Caring Is A Competitive Advantage
9:59 AM EST on February 6, 2023
The story of the WNBA offseason is that professional basketball players acted like—and were treated like—professional basketball players. They took meetings. They weighed offers. They conspired. They were wooed. In late January, a delegation from the New York Liberty, one which included owner Clara Tsai, flew to visit free agent Breanna Stewart in Istanbul, where the two-time WNBA champion plays in the offseason. The Liberty, eventual winners of the Stewart sweepstakes, had actually launched their recruitment campaign a year earlier. Last offseason, when Stewart was first a free agent, Clara and Joe Tsai wined and dined her at a Los Angeles restaurant, a meeting complete with a PowerPoint presentation. This landed as strange news. No one had expected her free agency to be eventful or to yield any result that wasn't a long-term deal with Seattle, the team that drafted her. Stewart would go on to sign a one-year contract with the Storm after meeting with the Tsais, but as she told the Seattle Times afterward, "It’s great when people take you out to dinner.”
The All-Star point guard Courtney Vandersloot announced on Thursday that she plans to sign in New York, too, after 12 seasons with Chicago. Stewart and Vandersloot join Jonquel Jones as offseason additions to the team; ESPN reported that the former MVP Jones requested a trade specifically to New York from Connecticut. After that trade, the Liberty posted a video of Jones touring the facilities at an introductory press conference event. "This is what a professional locker room looks like," Jones says, eyebrows raised. The offseason moves have shaken out so that two teams now share six of last year's 10 All-WNBA players. Shortly before the free agency signing period began, Candace Parker announced her plans to sign with the Aces, another franchise with a reputation for pulling out all the stops.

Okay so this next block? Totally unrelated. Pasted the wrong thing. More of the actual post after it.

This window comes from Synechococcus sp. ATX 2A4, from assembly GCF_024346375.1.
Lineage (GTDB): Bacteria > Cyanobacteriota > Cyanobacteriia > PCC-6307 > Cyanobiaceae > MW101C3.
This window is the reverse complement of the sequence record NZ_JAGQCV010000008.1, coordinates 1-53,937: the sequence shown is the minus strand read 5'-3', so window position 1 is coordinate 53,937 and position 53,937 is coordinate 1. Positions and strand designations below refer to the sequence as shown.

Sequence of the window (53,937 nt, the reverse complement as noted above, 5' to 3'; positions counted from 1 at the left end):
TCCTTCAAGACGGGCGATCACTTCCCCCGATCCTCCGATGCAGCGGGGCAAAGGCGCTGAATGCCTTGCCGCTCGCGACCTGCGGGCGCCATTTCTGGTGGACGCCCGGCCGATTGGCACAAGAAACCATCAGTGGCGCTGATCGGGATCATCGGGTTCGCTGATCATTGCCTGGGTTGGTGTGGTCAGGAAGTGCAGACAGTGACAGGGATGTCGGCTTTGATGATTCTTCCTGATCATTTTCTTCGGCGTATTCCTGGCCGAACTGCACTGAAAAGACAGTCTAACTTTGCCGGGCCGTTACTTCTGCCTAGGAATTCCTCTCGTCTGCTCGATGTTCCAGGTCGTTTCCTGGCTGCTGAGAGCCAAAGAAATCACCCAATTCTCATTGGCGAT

Michelle Smith, a longtime women’s basketball writer and someone whose work I admire, wondered last week about the “optics of the two richest owners in the league building ‘super teams’ before everyone's eyes.” I’m not sure I understood Smith's tweet, which gestured at questions without posing them. Mostly the inaccuracy caught my eye: Mark Davis isn’t one of the two richest owners in the league. By net worth, I suspect he isn’t one of the three, or four, or five richest owners, either.
If he seems like he is, it's because he acts that way. He hosts celebrities courtside at Aces games, put a million-dollar head coach on his payroll, and announced plans for a new 50,000-square foot Aces practice facility shortly after buying the team in early 2021. "What I noticed being a fan was that what they didn't really have was a real home," he said then, describing the team's scattered practice and office arrangements. "I felt that for a successful operation, they would have to have a home as well." This level of engagement, which wouldn't seem out of place in a major men's league, here lends him an air of unmatched wealth. One of his best-received moves since buying the Aces is something he cribbed from the Raiders: an "alumni initiative" to bring back former players for a few games each season. It can't cost much—just tickets, a hotel room and the flight—but in the WNBA, effort looks a lot like extravagance.
Mark inherited his father's wealth. But crucially for the Aces, he inherited Al's ownership zeal, the belief that a team must be obsessed over and carefully watched. Whenever I write about the Aces, I comb through wire photos of the games. It seems like all of them feature Mark Davis courtside, having the time of his life. The one thing the rich are good for is psychoanalyzing, and it makes sense that this investment brings him such joy. A few nights a month, he parties in a country with a weak currency. Consider the two coaching hires Davis has made in the last 18 months: One vastly outearns the other, but as respective league media tells it, Josh McDaniels’s contract attests to Davis’s relative poverty, and Becky Hammon’s to his largesse.